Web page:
You can see the article on our website.

A key part of the discussion was her fond memories of the experience and my belief that it is still possible for ‘urban’ children to enjoy the freedom of being in nature, climbing, jumping and testing themselves in an environment where they are not continually overseen and controlled by adults.

As we are saying in our current campaign- #ThisisReal it is not a fantasy that children can challenge and learn for themselves it can, does and should happen.

I am constantly amazed by the lack of independence our society awards to children. I wonder whether the desire often expressed that they need to ‘take responsibility for their actions’ could be better served by allowing them to?

I was reading a national newspaper last week that was poking fun at Jeremy Corbyn saying at he had to trawl through thousands of emails before he could decide where to stand on bombing Syria. The message was clearly that he is naive and places too much emphasis on what ‘ordinary’ people may think. There is a sense that the ordinary public do not have access to the real facts, or are unrealistic in their ideas about not bombing another country full of ordinary people. It strikes me as an idea fast going out of fashion with every one of us having access to direct information from the entire globe. If we are going to watch the consequence of our actions played out across the news channels should we not take the responsibility to decide what those actions should be? Moot point now obviously.

 It is true that listening to a myriad of different voices and opinions is far more challenging than listening to one or two powerful ones. It is also true that reaching a consensus for many is more difficult than just deciding for yourself based on your own experiences. Does that mean we shouldn’t do it?

To bring it back to my area (and away from politics) there are similar issues in children’s services. Many children may come and they may all wish to assert their ‘agency’ -their ability to make their own choices -and these may not be ‘convenient’ or even comfortable for the staff. Some may say the answer is for the adults to plan the session and allow some flexibility within that e.g arts and crafts card making sessions that allow choice in terms of the picture on the Christmas card. At the adventure playgrounds we strive to really allow freedom and exploration and we may end up with glitter in our hair, in the sandpit, on our shoes or unopened but we aim for the children involved to have decided what they want to do and to experience the results. This will give them the opportunity to understand the way their world works, perceive the consequences of their actions, learn how to explore options and become responsible adults ready to deal with their future lives.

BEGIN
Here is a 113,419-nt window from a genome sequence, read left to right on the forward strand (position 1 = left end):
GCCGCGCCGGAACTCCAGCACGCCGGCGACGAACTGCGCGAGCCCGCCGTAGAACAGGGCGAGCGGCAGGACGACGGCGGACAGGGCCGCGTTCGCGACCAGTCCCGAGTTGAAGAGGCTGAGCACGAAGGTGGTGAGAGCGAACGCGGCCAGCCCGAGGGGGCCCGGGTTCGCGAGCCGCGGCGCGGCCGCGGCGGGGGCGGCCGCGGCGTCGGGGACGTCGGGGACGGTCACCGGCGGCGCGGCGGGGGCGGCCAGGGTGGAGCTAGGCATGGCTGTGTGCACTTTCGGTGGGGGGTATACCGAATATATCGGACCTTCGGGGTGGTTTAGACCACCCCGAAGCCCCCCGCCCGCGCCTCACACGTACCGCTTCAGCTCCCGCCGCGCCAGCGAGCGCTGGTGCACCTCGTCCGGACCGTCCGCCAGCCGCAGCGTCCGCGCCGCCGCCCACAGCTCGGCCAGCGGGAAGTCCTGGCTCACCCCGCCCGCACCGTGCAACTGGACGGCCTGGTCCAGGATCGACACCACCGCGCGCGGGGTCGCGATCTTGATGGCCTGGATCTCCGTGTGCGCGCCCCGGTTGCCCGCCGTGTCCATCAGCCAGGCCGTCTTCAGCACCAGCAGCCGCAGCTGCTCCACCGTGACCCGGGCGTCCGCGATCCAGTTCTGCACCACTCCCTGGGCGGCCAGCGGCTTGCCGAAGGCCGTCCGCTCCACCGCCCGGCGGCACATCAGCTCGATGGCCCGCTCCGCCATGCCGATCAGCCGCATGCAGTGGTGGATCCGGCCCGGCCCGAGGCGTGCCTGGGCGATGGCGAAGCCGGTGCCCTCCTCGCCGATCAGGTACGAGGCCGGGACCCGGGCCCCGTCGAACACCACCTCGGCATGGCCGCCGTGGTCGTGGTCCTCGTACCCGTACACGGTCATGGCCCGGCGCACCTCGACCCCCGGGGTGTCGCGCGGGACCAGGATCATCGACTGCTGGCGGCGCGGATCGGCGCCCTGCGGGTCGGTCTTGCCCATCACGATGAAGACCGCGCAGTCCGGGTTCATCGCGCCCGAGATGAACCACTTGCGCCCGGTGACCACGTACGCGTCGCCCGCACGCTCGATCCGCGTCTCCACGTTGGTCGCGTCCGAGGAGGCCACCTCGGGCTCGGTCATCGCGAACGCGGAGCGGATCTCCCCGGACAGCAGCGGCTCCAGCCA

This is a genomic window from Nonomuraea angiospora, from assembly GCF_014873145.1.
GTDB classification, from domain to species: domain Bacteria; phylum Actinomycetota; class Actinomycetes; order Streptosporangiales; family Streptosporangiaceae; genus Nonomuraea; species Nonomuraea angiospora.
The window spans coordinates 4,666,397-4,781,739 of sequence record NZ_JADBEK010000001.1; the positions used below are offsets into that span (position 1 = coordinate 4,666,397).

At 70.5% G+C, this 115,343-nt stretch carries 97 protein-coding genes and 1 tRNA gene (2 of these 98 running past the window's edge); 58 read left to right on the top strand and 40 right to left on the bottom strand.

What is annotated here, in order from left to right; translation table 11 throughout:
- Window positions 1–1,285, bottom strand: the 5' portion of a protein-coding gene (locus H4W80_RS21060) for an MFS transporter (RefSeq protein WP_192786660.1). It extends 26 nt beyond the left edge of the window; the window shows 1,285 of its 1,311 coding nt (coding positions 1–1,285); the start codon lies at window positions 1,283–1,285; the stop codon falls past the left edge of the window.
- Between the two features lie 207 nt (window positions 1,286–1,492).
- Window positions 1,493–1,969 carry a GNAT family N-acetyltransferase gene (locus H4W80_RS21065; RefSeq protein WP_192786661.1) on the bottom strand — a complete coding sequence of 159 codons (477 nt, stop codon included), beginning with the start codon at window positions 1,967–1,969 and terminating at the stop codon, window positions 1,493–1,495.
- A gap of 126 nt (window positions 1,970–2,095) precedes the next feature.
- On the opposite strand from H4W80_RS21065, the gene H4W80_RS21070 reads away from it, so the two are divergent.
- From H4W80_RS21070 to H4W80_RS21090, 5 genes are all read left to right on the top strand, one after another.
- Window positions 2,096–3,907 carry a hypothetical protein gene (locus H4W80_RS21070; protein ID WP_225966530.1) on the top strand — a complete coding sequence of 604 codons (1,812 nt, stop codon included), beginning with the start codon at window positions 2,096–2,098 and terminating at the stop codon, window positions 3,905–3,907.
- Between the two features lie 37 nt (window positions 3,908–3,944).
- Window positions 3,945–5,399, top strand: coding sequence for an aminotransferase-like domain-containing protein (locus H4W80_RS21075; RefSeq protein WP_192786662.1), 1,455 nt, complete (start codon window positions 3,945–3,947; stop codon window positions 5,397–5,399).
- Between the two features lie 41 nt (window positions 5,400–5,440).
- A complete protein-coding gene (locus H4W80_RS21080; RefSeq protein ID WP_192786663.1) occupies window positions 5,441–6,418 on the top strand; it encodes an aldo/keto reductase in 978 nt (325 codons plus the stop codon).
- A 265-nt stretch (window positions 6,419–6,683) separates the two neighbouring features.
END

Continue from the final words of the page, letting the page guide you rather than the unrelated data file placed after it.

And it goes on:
It may also leave them covered in glitter. And that is fun too.



Blog 27

The ‘Women Making a Difference in Islington’ conference took place at Almeida last week. I was proud and nervous to be speaking. I told some very personal stories to try to illustrate how I got to where I am. I also spoke about my belief in the importance of play.The biggest challenge in terms of questions after the session were from young people who had attended. They asked me how they were meant to find time to play when they didn’t leave school til 4.30 and then had to go and do homework. They asked how they could play when all the pressure on them was to achieve higher grades in exams and tests with the adults supporting them constantly reinforcing the need for studying. They didn’t believe that play would help them achieve their goals or get them to the next stage in their journey.

They were hungry for clues about how to get ahead, achieve, become professionals, and earn money (they know they can never own property) and my answers about the need for self-development, learning in your own way and building resilience to be able to cope seemed sort of retro and naive.

The children have internalised the rhetoric of adults but without the knowledge that other options exist. They told me that it wasn’t safe for children on the streets and didn’t believe me when I said it was no more or less dangerous than it ever was.

The young people said that when they take a break from studying they relax with Facebook, Snapchat, Instagram, Twitter, they implied they were too busy to play. 

It is making me think and think again about my organisation. IPA is set up with the knowledge and the expressed aim to create excellent opportunities for children to play. We know that parents are busy, families live in cramped and overcrowded conditions with no access to outside space and that children are apprehensive about the world outside the screen.

We must also take into account the disappearing knowledge of the importance of play and interacting with others emotionally and physically, the rewarding of static, quiet, compliant behaviours for children and their carers, the constant media scare stories of danger and the fact that all the fear and worry experienced by adults is directly channelled into the psyches of the children.

We must work even harder to ensure that children get access to free play, where they can explore the world they are growing into and choose how they want to interact and react so that they can be ready for whatever is coming next.